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Bosma moves HJR3 to new committee, citing need to vote

January 22, 2014

Speaker of the House of Representatives Brian Bosma Tuesday moved House Joint Resolution 3, which would ban same-sex marriage through Indiana’s Constitution, and related House Bill 1153 from the House Judiciary Committee to the Elections and Apportionment Committee. The move led Democrats to accuse the speaker of “changing the rules in the middle of the game.”

Bosma said he moved the legislation due to the desire of Republicans to get it to the House floor for a vote. HJR 3 and HB 1153 were heard last week in the Judiciary Committee. Committee chairman Greg Steuerwald, R-Avon, ended the hours-long hearing by announcing the members would not be voting so they could weigh the testimony they had heard.

Bosma said Steuerwald told him he wasn’t sure if the amendment would pass the committee.

Rep. Eric Turner, R-Cicero, introduced HJR 3, the marriage amendment which bans same-sex unions, and his companion legislation, House Bill 1153, which serves to explain the Legislature’s intent primarily behind the controversial second sentence of the proposed constitutional provision.

Senate Democrat Leader Tim Lanane, D-Anderson, said in a statement after Bosma made the change, “Instead of letting hours of testimony and the democratic process play out, the Speaker of the House has decided to start the clock over. Sometimes the legislative process does not garner the expected result, but that does not mean one gets to change the rules in the middle of the game.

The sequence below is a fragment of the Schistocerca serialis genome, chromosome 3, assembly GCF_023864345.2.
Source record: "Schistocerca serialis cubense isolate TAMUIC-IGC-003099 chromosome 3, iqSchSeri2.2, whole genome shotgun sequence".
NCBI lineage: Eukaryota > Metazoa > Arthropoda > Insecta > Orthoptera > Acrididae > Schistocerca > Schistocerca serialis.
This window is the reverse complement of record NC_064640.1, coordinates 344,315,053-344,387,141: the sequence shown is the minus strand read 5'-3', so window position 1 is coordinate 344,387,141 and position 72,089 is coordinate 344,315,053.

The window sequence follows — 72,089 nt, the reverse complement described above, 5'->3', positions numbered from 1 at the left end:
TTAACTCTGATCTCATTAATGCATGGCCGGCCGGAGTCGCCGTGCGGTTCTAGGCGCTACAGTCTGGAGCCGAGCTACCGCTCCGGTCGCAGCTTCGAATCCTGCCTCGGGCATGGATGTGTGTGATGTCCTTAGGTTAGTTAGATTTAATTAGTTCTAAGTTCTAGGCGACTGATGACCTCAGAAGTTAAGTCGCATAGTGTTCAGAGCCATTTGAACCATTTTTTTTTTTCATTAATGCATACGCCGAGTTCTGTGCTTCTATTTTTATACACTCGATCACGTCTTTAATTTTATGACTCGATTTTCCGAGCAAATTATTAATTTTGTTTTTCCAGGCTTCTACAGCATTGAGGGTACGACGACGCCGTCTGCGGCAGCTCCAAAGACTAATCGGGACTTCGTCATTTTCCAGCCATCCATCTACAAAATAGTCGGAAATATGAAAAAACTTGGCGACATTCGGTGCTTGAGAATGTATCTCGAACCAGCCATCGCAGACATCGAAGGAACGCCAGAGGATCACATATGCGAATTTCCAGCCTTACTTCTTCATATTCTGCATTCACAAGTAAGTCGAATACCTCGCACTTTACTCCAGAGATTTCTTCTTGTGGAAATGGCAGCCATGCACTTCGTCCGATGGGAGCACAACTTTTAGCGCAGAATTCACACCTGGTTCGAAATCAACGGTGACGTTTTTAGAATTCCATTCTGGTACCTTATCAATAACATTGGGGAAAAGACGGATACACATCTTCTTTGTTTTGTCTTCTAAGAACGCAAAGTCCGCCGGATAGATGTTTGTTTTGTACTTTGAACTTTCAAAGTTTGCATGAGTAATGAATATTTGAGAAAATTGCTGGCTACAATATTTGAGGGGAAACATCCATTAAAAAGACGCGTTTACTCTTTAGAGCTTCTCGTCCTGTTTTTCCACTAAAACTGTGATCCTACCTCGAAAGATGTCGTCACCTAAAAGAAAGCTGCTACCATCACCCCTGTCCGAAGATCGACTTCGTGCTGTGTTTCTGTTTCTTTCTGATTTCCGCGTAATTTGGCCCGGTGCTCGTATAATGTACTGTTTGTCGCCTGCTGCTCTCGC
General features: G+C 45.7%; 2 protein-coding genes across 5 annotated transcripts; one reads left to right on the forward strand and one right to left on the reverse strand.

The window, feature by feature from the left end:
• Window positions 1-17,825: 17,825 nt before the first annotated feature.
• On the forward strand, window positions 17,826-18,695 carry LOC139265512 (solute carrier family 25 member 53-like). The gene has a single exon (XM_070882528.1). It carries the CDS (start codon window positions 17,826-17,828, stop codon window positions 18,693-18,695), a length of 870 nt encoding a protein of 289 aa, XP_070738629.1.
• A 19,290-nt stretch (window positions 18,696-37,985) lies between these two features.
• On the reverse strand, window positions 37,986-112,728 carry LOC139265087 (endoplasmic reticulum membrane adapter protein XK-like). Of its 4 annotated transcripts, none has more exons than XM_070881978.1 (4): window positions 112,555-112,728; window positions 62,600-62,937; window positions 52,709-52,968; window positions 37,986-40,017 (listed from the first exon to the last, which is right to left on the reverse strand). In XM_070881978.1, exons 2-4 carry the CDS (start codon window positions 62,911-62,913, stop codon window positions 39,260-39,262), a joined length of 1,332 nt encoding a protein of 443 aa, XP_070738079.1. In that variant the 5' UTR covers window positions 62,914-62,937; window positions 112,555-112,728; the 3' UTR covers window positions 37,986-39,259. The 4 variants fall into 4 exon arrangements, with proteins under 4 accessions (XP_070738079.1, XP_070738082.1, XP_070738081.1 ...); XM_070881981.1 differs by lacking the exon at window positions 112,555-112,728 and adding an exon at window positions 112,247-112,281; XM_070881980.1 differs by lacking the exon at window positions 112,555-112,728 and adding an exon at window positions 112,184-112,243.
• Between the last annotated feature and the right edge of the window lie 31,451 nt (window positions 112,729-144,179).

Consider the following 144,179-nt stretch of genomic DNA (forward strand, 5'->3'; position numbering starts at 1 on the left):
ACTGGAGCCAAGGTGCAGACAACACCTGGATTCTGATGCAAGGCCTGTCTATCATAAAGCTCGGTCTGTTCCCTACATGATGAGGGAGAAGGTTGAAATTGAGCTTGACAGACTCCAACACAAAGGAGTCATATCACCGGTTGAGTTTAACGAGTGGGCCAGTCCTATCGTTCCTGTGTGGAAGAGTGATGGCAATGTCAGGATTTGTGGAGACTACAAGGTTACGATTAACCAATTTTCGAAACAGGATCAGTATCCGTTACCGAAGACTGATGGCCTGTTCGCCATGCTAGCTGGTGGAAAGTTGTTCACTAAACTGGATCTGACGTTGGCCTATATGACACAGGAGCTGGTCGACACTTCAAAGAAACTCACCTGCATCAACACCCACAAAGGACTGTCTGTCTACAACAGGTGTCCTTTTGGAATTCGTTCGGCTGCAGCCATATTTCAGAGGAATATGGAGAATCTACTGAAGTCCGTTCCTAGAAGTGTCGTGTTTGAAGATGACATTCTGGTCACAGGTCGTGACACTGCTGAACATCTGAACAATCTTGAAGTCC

“Those who spent hours testifying before the House Judiciary Committee will now have to take additional leave from their workplaces and daily routines to plead their case before an entirely new committee. This is a disservice to those who have taken time to be a part of the democratic process and continues to prevent us from focusing on the real issues that Hoosier families expect us to address.”

When Bosma announced his agenda for the 2014 legislative session, he said the same-sex marriage amendment was not one of his priorities, but he would like the amendment to go before voters.

If the proposed amendment is passed by both the Indiana House and Senate this session, the measure will appear on the November ballot.

The House Elections and Apportionment Committee meets Wednesday at 3:30 p.m. to discuss HJR3 and HB 1153. These are the only bills on the committee’s schedule.
 

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